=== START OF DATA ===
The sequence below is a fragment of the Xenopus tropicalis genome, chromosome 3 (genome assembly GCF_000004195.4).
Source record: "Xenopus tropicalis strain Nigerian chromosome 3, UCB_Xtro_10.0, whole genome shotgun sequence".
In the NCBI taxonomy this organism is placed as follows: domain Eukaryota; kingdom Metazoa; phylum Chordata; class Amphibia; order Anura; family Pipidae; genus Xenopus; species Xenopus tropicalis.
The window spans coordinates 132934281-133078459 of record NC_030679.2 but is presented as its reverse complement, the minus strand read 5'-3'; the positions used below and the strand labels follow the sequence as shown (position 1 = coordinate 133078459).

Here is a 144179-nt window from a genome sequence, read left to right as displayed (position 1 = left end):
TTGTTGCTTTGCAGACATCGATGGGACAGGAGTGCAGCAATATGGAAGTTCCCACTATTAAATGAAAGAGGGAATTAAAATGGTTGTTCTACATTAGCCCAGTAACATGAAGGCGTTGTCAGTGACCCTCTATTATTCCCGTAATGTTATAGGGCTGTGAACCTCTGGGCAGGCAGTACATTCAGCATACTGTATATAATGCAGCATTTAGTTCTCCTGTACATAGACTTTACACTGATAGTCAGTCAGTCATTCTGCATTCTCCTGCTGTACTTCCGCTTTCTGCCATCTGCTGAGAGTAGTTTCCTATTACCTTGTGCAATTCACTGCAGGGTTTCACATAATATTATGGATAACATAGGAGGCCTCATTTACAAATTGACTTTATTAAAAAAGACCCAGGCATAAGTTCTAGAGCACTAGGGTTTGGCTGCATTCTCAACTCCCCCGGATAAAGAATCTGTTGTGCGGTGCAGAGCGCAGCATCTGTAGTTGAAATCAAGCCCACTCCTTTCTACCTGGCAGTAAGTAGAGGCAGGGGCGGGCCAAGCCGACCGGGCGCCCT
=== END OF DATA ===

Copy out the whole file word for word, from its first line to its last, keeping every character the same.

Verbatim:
The sequence below is a fragment of the Xenopus tropicalis genome, chromosome 3 (genome assembly GCF_000004195.4).
Source record: "Xenopus tropicalis strain Nigerian chromosome 3, UCB_Xtro_10.0, whole genome shotgun sequence".
In the NCBI taxonomy this organism is placed as follows: domain Eukaryota; kingdom Metazoa; phylum Chordata; class Amphibia; order Anura; family Pipidae; genus Xenopus; species Xenopus tropicalis.
The window spans coordinates 132934281-133078459 of record NC_030679.2 but is presented as its reverse complement, the minus strand read 5'-3'; the positions used below and the strand labels follow the sequence as shown (position 1 = coordinate 133078459).

Here is a 144179-nt window from a genome sequence, read left to right as displayed (position 1 = left end):
TTGTTGCTTTGCAGACATCGATGGGACAGGAGTGCAGCAATATGGAAGTTCCCACTATTAAATGAAAGAGGGAATTAAAATGGTTGTTCTACATTAGCCCAGTAACATGAAGGCGTTGTCAGTGACCCTCTATTATTCCCGTAATGTTATAGGGCTGTGAACCTCTGGGCAGGCAGTACATTCAGCATACTGTATATAATGCAGCATTTAGTTCTCCTGTACATAGACTTTACACTGATAGTCAGTCAGTCATTCTGCATTCTCCTGCTGTACTTCCGCTTTCTGCCATCTGCTGAGAGTAGTTTCCTATTACCTTGTGCAATTCACTGCAGGGTTTCACATAATATTATGGATAACATAGGAGGCCTCATTTACAAATTGACTTTATTAAAAAAGACCCAGGCATAAGTTCTAGAGCACTAGGGTTTGGCTGCATTCTCAACTCCCCCGGATAAAGAATCTGTTGTGCGGTGCAGAGCGCAGCATCTGTAGTTGAAATCAAGCCCACTCCTTTCTACCTGGCAGTAAGTAGAGGCAGGGGCGGGCCAAGCCGACCGGGCGCCCT